After attending Innotrans, the international rail exposition in Berlin, I’ve been visiting with a colleague in a smaller German city. The plethora of transit choices is amazing. There is an extensive subway system. The tram network runs in the subway, using the stations there and then exiting to run on surface streets, often in medians reserved for transit. The even more extensive bus system has signal preemption, giving buses priority at difficult intersections.
Germany is famous in transit circles for its S-bahns. Over a hundred years ago, it was recognized that trains needed to be separated from street traffic. Far-sighted city fathers built embankments with four or more tracks running through their cities here, enabling unhindered rail connections between major and minor stations. (Note that embankments, planned with shops built right into them, don’t have the negative effects on urban life that viaducts have.)
S-bahns are the lowest level of the standard-gauge, above-ground, rail hierarchy. (Trams are often a narrower gauge.) They are thought of as connecting city centers to outlying districts. Regional trains connect cities, so there is a significantly longer spacing between stations. There are express regional trains, the RE series, and local, the RB series. At the top of the hierarchy are the intercity trains: the Intercity Express, or ICE, and the Intercity trains, the IC, which make more stops. This hierarchy, while specific to Germany, is useful in thinking through the different kinds of rail services needed in America.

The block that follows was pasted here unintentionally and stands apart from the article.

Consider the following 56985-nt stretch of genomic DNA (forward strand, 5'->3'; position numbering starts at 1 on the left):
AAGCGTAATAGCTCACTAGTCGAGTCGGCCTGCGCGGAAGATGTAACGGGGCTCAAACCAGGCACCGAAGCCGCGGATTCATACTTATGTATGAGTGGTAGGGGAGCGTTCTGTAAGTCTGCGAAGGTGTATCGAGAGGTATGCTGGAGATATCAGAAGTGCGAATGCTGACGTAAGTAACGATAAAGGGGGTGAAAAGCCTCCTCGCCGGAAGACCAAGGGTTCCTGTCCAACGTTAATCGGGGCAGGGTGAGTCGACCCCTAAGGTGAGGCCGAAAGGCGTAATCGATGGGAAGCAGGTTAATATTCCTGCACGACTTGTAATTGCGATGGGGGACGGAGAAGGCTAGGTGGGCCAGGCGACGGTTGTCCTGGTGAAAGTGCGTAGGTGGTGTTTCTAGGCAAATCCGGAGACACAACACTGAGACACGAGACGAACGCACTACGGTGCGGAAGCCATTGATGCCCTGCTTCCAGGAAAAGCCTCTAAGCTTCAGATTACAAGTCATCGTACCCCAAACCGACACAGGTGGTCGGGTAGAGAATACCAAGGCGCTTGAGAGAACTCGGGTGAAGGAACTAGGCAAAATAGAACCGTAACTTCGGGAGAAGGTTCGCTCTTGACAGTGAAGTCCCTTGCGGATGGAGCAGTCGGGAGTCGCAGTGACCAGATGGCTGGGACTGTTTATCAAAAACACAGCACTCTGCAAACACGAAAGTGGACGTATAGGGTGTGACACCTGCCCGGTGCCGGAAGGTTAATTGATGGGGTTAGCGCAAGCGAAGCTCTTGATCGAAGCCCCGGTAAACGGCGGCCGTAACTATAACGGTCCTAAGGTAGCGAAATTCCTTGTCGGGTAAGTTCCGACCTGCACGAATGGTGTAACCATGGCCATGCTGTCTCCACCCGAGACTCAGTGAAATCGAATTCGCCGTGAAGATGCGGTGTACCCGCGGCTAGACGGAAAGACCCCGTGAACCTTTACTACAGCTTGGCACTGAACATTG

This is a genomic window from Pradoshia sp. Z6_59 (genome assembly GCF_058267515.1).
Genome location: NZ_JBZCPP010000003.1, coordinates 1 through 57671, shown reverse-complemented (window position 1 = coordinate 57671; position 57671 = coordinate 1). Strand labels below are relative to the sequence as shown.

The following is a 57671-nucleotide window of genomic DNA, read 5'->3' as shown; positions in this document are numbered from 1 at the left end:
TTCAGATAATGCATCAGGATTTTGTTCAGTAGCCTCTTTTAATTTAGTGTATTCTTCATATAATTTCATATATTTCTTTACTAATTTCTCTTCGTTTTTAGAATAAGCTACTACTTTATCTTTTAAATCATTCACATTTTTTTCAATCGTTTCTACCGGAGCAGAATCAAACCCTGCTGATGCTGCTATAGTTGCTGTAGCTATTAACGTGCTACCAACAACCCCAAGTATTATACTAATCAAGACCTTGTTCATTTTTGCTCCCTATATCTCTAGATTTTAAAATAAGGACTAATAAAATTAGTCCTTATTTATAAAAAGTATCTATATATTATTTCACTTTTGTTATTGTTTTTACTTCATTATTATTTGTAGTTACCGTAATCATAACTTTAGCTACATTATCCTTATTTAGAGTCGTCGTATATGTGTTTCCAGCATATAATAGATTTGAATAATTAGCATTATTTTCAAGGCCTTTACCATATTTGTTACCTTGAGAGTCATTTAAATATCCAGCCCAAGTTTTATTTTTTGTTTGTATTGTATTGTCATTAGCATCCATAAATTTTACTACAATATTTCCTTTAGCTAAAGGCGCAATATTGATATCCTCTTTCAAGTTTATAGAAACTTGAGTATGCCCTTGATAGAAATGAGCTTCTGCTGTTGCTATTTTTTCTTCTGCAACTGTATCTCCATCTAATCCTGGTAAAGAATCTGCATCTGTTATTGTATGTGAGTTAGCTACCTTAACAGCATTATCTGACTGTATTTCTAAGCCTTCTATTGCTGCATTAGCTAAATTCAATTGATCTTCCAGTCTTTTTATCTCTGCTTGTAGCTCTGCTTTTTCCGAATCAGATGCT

What stands out most to this observer is that these systems are heavily used. Expectations on how to get around are very different from those of a typical American. Not only are transit options readily available (unlike most of the U.S.), use of transit is not associated with economic class. There is no stigma in using transit.
There is a major effort through good signage to make transit comprehensible to occasional users. Every bus stop is clearly marked and provided with a schedule. The schedules themselves are easy for residents to remember: most buses come at the same number of minutes past the hour, all day long. Larger stations have real-time departure signs, listing the route, destination and time until arrival. These features go a long way to make passengers comfortable, calming the fear of the unknown.
In the suburb where I’m staying, there is service every ten minutes with articulated 60 foot long buses. Clearly, they get heavy patronage, despite the plentiful population of cars. This indicates a strikingly different set of expectations as to how one gets around a city. Is it too late for Americas to learn from our neighbors across the seas?